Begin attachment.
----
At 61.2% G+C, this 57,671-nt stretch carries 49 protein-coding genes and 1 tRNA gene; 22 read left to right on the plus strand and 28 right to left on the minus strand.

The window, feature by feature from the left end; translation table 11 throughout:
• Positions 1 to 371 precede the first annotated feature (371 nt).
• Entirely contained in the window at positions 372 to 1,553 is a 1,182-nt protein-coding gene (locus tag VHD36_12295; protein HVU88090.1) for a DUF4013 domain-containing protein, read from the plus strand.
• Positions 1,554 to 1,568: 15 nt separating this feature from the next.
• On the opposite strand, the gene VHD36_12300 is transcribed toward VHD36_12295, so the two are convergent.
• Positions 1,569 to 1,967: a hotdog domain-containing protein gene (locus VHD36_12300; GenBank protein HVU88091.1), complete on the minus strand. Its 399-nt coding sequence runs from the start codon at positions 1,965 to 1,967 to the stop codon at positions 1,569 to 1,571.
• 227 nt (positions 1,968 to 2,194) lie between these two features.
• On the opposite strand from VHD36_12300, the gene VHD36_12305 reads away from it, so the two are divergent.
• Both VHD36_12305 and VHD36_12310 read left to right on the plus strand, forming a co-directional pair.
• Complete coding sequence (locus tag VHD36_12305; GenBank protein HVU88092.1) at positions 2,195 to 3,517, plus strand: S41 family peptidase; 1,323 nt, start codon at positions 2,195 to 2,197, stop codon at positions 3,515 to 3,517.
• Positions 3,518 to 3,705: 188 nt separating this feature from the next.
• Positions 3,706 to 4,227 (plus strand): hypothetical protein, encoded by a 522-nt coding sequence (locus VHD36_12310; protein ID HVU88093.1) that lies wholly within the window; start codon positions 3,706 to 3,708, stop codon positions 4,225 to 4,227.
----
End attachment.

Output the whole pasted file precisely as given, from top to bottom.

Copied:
At 61.2% G+C, this 57,671-nt stretch carries 49 protein-coding genes and 1 tRNA gene; 22 read left to right on the plus strand and 28 right to left on the minus strand.

The window, feature by feature from the left end; translation table 11 throughout:
• Positions 1 to 371 precede the first annotated feature (371 nt).
• Entirely contained in the window at positions 372 to 1,553 is a 1,182-nt protein-coding gene (locus tag VHD36_12295; protein HVU88090.1) for a DUF4013 domain-containing protein, read from the plus strand.
• Positions 1,554 to 1,568: 15 nt separating this feature from the next.
• On the opposite strand, the gene VHD36_12300 is transcribed toward VHD36_12295, so the two are convergent.
• Positions 1,569 to 1,967: a hotdog domain-containing protein gene (locus VHD36_12300; GenBank protein HVU88091.1), complete on the minus strand. Its 399-nt coding sequence runs from the start codon at positions 1,965 to 1,967 to the stop codon at positions 1,569 to 1,571.
• 227 nt (positions 1,968 to 2,194) lie between these two features.
• On the opposite strand from VHD36_12300, the gene VHD36_12305 reads away from it, so the two are divergent.
• Both VHD36_12305 and VHD36_12310 read left to right on the plus strand, forming a co-directional pair.
• Complete coding sequence (locus tag VHD36_12305; GenBank protein HVU88092.1) at positions 2,195 to 3,517, plus strand: S41 family peptidase; 1,323 nt, start codon at positions 2,195 to 2,197, stop codon at positions 3,515 to 3,517.
• Positions 3,518 to 3,705: 188 nt separating this feature from the next.
• Positions 3,706 to 4,227 (plus strand): hypothetical protein, encoded by a 522-nt coding sequence (locus VHD36_12310; protein ID HVU88093.1) that lies wholly within the window; start codon positions 3,706 to 3,708, stop codon positions 4,225 to 4,227.